Date on Master's Thesis/Doctoral Dissertation


Document Type

Doctoral Dissertation

Degree Name

Ph. D.


Electrical and Computer Engineering

Degree Program

Electrical Engineering, PhD

Committee Chair

Michael, Michael

Committee Co-Chair (if applicable)

Inanc, Tamer

Committee Member

Inanc, Tamer

Committee Member

Cohn, Robert

Committee Member

Richards, Christopher

Author's Keywords

single-stage photovoltaic system; maximum power point tracking; nonlinear control; active and reactive power; single-phase system; three-phase system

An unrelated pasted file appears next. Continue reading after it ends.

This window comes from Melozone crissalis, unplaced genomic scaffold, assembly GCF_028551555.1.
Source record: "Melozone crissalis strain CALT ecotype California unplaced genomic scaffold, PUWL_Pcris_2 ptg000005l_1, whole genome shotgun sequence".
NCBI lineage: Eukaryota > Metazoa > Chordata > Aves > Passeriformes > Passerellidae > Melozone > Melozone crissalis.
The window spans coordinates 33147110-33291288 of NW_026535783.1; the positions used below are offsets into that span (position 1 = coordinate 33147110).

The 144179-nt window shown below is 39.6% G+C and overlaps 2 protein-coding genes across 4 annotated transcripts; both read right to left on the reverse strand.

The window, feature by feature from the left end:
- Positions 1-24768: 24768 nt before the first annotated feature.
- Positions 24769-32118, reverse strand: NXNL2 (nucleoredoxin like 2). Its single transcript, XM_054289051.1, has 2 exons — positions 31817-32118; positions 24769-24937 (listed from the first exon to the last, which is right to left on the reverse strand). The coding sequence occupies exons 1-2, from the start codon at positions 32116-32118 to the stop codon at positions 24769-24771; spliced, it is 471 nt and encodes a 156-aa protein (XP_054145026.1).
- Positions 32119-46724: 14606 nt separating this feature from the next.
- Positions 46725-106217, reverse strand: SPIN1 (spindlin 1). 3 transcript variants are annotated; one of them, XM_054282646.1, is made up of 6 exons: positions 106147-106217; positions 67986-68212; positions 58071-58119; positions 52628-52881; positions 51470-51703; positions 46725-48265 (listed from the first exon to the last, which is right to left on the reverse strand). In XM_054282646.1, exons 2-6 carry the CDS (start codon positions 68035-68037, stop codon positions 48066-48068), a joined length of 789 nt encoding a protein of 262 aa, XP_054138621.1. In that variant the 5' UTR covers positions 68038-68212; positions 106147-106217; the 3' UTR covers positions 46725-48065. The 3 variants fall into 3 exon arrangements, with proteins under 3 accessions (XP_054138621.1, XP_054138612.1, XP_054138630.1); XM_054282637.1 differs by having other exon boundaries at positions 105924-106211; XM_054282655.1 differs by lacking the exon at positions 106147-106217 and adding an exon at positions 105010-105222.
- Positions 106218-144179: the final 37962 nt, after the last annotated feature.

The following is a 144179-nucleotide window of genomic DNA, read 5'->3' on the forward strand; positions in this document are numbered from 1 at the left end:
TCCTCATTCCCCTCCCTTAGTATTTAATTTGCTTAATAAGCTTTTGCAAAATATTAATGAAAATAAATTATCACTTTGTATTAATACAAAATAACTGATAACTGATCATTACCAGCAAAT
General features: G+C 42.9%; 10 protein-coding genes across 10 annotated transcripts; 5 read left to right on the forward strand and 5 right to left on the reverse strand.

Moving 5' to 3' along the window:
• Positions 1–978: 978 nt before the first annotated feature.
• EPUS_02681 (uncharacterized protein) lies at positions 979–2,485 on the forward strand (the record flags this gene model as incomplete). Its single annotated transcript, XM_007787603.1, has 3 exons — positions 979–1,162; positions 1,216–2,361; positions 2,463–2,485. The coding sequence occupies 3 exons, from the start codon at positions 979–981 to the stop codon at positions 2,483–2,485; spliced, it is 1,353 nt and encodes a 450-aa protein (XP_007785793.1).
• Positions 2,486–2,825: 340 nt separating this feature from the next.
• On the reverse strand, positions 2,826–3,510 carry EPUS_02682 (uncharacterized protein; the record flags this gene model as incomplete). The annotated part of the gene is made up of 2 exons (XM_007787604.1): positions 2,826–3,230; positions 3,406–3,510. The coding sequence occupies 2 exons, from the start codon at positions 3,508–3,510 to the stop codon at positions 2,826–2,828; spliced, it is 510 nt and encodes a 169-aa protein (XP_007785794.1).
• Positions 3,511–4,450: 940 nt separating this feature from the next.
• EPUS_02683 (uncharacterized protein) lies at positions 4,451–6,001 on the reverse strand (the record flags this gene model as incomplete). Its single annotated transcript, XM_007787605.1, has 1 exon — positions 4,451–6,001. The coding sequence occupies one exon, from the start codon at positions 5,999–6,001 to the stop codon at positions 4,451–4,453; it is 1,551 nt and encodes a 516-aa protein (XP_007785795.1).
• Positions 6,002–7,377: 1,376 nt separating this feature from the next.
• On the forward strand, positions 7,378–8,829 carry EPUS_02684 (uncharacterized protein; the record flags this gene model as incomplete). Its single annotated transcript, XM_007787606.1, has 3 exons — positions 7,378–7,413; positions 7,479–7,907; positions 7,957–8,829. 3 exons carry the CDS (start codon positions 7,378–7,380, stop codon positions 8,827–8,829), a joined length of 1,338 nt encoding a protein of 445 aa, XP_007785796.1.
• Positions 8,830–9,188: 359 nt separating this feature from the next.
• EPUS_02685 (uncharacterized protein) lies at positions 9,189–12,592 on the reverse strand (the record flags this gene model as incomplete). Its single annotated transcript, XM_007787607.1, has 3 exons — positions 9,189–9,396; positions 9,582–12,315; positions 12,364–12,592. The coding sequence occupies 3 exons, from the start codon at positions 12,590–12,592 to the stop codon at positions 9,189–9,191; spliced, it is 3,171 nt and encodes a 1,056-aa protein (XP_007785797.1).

Nowadays, due to the high-scale penetration of photovoltaic systems, reliable and efficient grid-connected photovoltaic (PV) systems utilizing the advances of power electronics and control system technology are desirable. Thus, single-stage grid-connected photovoltaic systems, have gained attention, especially in low voltage applications. However, PV systems exhibit nonlinear behavior that could negatively affect the performance of the system if they are not adequately compensated for. In this dissertation, using the general structure for the synchronous dq0 frame, a single-stage three-phase grid-connected photovoltaic system, and a single-stage single-phase grid-connected PV system, both with a nonlinear control strategy, are developed to track the maximum power and to control the active and reactive power, without the necessity of an additional power converter. A novel trajectory of the reference current is obtained online taking into account the dynamics of the DC link capacitor and the switching function of the inverter. Unlike to the three-phase system, the single-phase system includes a novel method to mitigate the double line-frequency current ripple of the PV array, which is the major drawback of the single-phase PV inverter. Moreover, based on the preceded work, the nonlinear controller is combined with adaptive control to estimate the unknown disturbances that physically could appear in the circuit and affect the performance of the system. The stability of the systems and boundedness of signals are demonstrated by Lyapunov stability analysis. Simulation results show the effectiveness and robustness of the proposed controllers to track the maximum power and to control the active and reactive power.